- The Washington Times - Monday, May 9, 2005

MIAMI — Shaquille O’Neal sat on the Miami Heat bench, sweat-soaked and saddled with his fourth foul. Larry Hughes took advantage with a spinning drive, and when Gilbert Arenas followed with a free throw, a scoring run seemed imminent.

Was it ever.

Unable to capitalize on O’Neal’s absence, the Washington Wizards staggered through a frigid and sloppy third quarter, yielding a decisive 20-5 run en route to a 105-86 defeat yesterday in Game1 of the Eastern Conference semifinals at AmericanAirlines Arena.

Heat guard Dwyane Wade totaled 11 points and four assists in a quarter that saw Miami shoot 53.1 percent, score nine points in transition and push a two-point halftime advantage to 18.

“In the third quarter they just took control of the game,” Wizards coach Eddie Jordan said. “Wade was assertive. Alonzo [Mourning] had a game-altering type of block. They protected the paint, and we had to rely on perimeter shooting. That’s what we rely on. We’ve always said, ‘You live by the sword, you die by the sword.’”

In Washington’s case, death came courtesy of 5-for-16 shooting, with forward Antawn Jamison missing long (a 3-pointer), Hughes missing short (a layup), Arenas missing repeatedly (1-for-5) and center Etan Thomas misfiring on two shots from inside the paint, the second a point-blank put-back of the first.

It was that sort of afternoon.

“I don’t know [what happened],” said Thomas, whose five points accounted for all of the Wizards’ bench production. “Everything happened so quickly. We’ll have to look at the tape.”

Alternately, Washington could cue up “The Amityville Horror.” Before the game, Jordan stood outside the Wizards’ locker room, discussing the necessity — and general futility — of attempting to slow O’Neal, who finished with 19 points in just 26 minutes.

The Wizards coach also sounded a warning note.

“They have so many weapons,” Jordan said. “It’s not just Wade and Shaq.”

Indeed. While Wade dominated the third quarter, Mourning and forward Udonis Haslem combined for 10 points during the Heat’s game-seizing run.

Haslem opened the outburst with a jump hook, later connecting on a pair of jump shots set up by Wade. Mourning followed his own miss with a muscular basket, and when Haslem scored again on a fast break, the Heat led 81-64 — never mind that O’Neal was comfortably parked on his posterior for eight long minutes.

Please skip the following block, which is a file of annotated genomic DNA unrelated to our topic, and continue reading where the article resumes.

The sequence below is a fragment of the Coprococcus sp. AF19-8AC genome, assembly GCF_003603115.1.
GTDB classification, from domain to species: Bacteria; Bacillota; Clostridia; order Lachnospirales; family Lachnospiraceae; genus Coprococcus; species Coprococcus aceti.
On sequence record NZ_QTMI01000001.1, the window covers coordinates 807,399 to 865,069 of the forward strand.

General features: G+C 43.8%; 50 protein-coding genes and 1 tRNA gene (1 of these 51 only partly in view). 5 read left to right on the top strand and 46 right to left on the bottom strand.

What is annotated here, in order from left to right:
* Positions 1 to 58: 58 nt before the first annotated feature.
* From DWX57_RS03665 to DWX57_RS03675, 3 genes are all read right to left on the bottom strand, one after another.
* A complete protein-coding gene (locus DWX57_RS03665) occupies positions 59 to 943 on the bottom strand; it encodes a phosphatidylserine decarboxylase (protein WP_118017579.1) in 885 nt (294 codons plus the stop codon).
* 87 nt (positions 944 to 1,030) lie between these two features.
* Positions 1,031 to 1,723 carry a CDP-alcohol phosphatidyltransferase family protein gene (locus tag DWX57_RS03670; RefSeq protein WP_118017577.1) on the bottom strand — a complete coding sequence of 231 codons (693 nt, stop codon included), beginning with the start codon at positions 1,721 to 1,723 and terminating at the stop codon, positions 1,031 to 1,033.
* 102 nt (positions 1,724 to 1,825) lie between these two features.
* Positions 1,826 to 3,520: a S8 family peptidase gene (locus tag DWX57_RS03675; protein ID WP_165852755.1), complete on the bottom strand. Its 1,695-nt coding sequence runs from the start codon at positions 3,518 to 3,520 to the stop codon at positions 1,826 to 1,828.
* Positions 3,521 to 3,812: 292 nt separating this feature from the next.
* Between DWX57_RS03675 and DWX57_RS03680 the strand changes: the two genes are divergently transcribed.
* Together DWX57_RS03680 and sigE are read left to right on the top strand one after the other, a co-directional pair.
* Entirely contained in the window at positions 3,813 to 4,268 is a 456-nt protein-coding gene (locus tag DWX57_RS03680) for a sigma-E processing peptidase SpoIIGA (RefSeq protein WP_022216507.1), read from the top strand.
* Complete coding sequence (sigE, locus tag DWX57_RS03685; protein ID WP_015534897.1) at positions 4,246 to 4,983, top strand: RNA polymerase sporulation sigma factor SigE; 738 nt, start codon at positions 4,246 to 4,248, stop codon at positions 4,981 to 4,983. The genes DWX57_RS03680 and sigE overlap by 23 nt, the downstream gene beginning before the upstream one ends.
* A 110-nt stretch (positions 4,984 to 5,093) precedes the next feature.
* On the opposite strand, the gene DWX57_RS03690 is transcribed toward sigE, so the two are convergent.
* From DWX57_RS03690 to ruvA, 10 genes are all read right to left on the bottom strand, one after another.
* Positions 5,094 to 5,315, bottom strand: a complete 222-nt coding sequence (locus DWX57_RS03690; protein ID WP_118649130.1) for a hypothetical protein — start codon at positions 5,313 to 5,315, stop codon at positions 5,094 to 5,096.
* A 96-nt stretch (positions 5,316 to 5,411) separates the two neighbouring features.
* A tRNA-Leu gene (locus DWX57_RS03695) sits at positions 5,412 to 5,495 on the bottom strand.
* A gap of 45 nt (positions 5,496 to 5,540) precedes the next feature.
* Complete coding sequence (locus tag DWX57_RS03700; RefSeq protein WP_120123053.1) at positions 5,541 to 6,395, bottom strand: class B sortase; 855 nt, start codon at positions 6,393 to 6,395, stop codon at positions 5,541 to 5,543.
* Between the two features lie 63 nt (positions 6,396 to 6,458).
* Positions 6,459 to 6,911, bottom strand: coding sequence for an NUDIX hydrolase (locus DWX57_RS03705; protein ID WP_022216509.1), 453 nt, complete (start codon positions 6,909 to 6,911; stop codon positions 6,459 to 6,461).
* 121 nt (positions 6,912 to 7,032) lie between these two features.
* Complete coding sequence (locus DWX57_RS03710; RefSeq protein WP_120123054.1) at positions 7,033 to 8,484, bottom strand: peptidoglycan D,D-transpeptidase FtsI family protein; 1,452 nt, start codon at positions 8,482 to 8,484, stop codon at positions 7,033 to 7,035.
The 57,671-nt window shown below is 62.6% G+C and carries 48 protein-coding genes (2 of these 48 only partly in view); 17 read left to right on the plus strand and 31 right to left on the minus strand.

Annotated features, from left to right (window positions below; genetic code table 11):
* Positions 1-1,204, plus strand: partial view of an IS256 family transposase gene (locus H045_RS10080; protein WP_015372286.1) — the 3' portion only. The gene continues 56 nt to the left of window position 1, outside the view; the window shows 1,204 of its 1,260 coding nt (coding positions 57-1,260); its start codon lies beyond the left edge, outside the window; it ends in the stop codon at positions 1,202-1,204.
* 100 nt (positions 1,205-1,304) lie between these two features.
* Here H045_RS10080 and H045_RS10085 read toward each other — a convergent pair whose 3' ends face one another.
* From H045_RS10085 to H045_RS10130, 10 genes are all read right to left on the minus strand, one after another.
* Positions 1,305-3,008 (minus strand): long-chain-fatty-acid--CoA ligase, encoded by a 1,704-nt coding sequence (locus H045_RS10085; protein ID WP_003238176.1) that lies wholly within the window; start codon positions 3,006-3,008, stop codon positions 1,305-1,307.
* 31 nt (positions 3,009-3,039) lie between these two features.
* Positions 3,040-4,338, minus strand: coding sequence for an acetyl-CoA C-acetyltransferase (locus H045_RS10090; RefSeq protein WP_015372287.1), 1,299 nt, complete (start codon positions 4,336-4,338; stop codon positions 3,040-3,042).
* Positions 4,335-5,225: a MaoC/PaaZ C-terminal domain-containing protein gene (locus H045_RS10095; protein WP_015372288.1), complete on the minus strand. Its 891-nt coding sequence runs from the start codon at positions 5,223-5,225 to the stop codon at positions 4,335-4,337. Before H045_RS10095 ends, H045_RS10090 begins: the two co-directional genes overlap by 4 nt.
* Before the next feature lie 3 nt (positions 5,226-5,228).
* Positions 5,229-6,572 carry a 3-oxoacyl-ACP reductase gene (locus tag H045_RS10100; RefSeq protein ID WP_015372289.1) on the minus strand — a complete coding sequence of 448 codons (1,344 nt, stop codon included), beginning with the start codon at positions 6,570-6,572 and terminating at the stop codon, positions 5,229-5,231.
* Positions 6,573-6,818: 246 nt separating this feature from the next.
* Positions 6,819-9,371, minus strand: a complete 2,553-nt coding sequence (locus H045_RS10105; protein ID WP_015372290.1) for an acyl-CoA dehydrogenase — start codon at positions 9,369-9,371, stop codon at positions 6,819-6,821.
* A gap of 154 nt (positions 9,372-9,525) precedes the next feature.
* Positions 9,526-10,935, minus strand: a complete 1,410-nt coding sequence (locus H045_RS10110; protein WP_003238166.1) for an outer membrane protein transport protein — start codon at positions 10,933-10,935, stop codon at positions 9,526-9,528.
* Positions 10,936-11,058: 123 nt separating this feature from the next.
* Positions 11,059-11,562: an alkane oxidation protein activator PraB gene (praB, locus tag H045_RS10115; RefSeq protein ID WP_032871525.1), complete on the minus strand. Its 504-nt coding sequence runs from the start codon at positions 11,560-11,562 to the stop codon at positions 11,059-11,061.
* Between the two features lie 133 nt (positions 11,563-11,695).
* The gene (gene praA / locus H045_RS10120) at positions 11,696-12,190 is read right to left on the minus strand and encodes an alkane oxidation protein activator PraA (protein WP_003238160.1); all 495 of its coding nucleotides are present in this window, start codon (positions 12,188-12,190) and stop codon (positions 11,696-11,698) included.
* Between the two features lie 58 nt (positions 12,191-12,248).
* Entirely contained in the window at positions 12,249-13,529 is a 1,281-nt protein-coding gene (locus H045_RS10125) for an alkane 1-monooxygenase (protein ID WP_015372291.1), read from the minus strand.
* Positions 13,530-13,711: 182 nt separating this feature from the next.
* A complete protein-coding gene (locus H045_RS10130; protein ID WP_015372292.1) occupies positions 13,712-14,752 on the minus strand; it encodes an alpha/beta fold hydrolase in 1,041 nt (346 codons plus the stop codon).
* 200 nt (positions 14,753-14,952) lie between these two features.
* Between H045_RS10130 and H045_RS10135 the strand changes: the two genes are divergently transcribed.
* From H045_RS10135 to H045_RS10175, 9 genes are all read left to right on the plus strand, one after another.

“Obviously, we don’t want [O’Neal] having to sit down that long,” Heat coach Stan Van Gundy said. “But all 12 guys on this roster will contribute in the playoffs. We have great confidence in them.”

Not to mention Wade. An All-Star and recent Olympian, he rebounded from a forgettable, 2-for-9 first-half performance, scoring or assisting on 12 consecutive Miami points.

Wade, who was too eager to attack Washington’s zone defense in the first half, picked his spots in the second, finding open teammates and shooting before defenders could fully rotate.

“Dwyane is such a competitive guy,” Van Gundy said. “When he gets thwarted going to the rim, he tries to go harder. But he’s also an intelligent guy. When it gets to halftime, he gets a chance to think about things, settles down and makes plays.”

Miami was helped by Washington’s sudden — and surprising — ineptitude. After tallying six steals and shooting 55 percent in a torrid second quarter, the Wizards went cold and clumsy.

Hughes traveled. Brendan Haywood set an illegal screen. Jared Jeffries stepped on the baseline, negating a slashing basket. Near the end of the quarter, Heat guard Damon Jones stole the ball from Hughes, leading to a Wade free throw and Miami’s 18-point advantage.

Washington struggled with and without a visibly pained Jamison, who scored 10 second-quarter points but suffered a sore right knee and did not return to the game after coming out with 3:27 left in the third quarter.

Though the Heat committed seven turnovers in the second quarter — leading to 11 Wizards points — they had a single turnover in the third. Washington’s gambling defense yielded open shots instead of quick points.

“The biggest thing we did was take care of the ball,” Van Gundy said. “If you handle the ball, you end up with easy shots. If you don’t, you end up looking like we did in the first half.”

Or how the Wizards looked in the third quarter.


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